This point was, however, recently considered by the Court of Appeal in Calonne Construction Ltd v Dawnus Southern Ltd  EWCA Civ 75. In Calonne, the Claimant made a Part 36 offer which provided for interest to accrue at 8% after the expiry of the relevant period. The Defendant argued that the inclusion of this provision rendered the offer an invalid Part 36 offer such that the consequences of CPR 36.17 should not follow. The Court of Appeal disagreed, and ordered that the offer was validly made in accordance with CPR 36.
Interestingly, in Calonne, the Court of Appeal expressly considered and dismissed concerns raised by the Defendant in respect of a hypothetical situation whereby a Claimant made an offer with a penal rate of interest accruing after the expiry of the relevant period - such as 25% or even 200%. The Court of Appeal held that if the offeree found the particular clause unpalatable, it would be possible for it to make its own Part 36 offer in the same terms but without the same provision for interest.
The Court of Appeal also considered the impact of such an offer on the assessment of whether an offer has been “beaten”. In particular, the Court considered whether this assessment should or should not factor in the interest stated to accrue after expiry of the Relevant Period. Crucially, the Court held that, per the decision in Purrunsing v A'Court  EWHC 1528 (Ch), interest stated to accrue after the expiry of the relevant period should be ignored for the purposes of determining whether or not the Part 36 offer has been beaten.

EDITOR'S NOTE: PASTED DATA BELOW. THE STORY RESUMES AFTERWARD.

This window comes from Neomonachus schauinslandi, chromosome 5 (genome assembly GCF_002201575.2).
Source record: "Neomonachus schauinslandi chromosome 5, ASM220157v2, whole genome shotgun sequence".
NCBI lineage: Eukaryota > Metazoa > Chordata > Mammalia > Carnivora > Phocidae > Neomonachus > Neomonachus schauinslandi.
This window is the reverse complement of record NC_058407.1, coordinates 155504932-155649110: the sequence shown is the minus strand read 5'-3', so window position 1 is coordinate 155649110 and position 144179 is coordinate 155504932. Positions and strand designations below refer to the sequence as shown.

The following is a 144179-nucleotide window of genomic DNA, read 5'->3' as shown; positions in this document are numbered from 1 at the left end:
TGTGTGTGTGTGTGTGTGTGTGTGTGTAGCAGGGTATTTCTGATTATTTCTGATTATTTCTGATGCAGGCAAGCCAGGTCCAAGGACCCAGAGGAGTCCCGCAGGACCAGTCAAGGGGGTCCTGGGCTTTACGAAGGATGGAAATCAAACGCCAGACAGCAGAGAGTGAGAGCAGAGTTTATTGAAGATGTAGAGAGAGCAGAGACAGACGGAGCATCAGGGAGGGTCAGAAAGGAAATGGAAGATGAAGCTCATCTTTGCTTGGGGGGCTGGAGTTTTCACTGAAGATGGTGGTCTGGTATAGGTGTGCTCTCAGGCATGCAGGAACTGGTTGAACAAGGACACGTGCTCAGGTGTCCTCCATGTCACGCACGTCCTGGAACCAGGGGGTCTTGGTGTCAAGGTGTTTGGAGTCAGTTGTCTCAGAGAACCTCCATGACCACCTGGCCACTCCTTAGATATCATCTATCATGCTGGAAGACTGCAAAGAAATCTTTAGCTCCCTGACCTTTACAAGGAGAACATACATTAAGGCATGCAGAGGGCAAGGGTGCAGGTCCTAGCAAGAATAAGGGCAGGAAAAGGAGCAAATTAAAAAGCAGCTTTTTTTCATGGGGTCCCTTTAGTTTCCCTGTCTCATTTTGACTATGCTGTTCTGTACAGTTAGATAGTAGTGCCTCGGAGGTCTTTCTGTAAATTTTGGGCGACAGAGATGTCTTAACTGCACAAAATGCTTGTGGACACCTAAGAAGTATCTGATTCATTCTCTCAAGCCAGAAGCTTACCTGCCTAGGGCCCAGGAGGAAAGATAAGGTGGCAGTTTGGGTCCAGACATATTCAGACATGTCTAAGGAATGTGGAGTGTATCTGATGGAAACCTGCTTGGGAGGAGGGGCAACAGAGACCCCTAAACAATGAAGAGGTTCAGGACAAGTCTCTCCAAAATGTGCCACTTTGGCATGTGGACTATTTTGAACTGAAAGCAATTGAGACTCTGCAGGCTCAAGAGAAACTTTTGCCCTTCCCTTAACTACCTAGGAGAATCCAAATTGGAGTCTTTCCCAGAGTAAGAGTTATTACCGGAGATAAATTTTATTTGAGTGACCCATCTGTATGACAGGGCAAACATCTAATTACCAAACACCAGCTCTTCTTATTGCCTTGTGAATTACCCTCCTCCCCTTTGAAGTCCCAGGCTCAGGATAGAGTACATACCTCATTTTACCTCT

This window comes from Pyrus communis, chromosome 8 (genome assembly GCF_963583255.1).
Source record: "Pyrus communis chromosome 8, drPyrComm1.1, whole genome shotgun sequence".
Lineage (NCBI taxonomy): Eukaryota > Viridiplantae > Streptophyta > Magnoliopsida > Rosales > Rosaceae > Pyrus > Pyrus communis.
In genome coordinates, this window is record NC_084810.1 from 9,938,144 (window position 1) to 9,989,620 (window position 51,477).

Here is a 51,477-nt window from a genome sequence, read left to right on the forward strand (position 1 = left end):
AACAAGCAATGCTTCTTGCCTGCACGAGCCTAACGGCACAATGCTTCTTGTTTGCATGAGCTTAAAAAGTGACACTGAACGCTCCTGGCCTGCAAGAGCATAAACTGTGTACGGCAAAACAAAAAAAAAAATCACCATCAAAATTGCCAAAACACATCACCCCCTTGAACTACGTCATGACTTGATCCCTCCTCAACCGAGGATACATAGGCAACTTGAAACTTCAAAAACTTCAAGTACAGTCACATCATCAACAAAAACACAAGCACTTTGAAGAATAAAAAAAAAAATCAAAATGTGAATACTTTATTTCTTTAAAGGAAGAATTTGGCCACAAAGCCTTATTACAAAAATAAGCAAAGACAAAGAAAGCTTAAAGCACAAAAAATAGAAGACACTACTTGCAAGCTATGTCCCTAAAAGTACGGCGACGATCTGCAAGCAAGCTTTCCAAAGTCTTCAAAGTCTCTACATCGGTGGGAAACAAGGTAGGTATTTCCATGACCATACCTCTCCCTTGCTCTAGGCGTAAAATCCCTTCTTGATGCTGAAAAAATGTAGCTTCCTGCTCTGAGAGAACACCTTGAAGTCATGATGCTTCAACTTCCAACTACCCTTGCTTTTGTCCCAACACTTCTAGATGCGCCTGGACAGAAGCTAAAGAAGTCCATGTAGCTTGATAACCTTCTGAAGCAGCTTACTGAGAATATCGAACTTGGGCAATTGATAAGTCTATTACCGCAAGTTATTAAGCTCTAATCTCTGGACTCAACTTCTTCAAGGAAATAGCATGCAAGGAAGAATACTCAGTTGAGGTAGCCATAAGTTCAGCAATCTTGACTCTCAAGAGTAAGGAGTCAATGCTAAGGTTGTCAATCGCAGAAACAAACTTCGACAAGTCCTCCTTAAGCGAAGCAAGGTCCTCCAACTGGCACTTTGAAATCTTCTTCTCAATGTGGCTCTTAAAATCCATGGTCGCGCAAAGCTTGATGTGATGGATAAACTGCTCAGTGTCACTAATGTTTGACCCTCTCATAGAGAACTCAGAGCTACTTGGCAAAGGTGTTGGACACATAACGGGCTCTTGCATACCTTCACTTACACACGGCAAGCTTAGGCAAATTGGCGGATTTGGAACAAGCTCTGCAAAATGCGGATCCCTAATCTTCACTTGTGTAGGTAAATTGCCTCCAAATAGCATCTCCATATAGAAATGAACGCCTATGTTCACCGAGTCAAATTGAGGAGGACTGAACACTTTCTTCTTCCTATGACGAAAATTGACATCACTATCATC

The Civil Procedure (Amendment) Rules 2021 which came into effect from 6 April 2021 amend Part 36 to reflect the decision in Calonne. The amendment introduces a new rule 36.5(5) which states that Part 36 offers can include provision for interest to accrue after the expiry of the relevant period. If an offer is silent as to interest it will be treated as inclusive of interest up to the date of acceptance (if later accepted).
The upshot of the decision in Calonne and the change to CPR 36.5(5) is significant. Claimants can now make Part 36 offers with real teeth. The Court of Appeal has considered and approved the situation whereby a Claimant can make an offer with interest accruing at a penal rate (e.g. 200%) after the expiry of the relevant period. Crucially, the Court of Appeal also held that any high / penal rate of interest is to be ignored when assessing whether or not the offer has been beaten at trial.
Faced with such an offer, Defendants will have to now think very carefully at the time the offer is made as to whether or not it is likely to be beaten at trial. That assessment cannot be kicked down the road to a later date. If it is, and a Claimant’s assessment is that it is unlikely to beat that offer at trial it will be left with the unpalatable choice to either:
(a) accept the offer together with obligation to pay the significant amount of interest that has accrued by the time of that later assessment; or
(b) refuse the offer and face the consequences of CPR 36.17.
This is a welcome change to the rules that forces Defendants faced with a commercially reasonable Part 36 offer to engage with the substance of the proceedings and conduct a proper assessment of the risks it is facing at an early stage. It allows Claimants the opportunity to make Part 36 offers that can no longer be sat on and, essentially, used as insurance against the risk of something unhelpful arising at a later stage of the proceedings.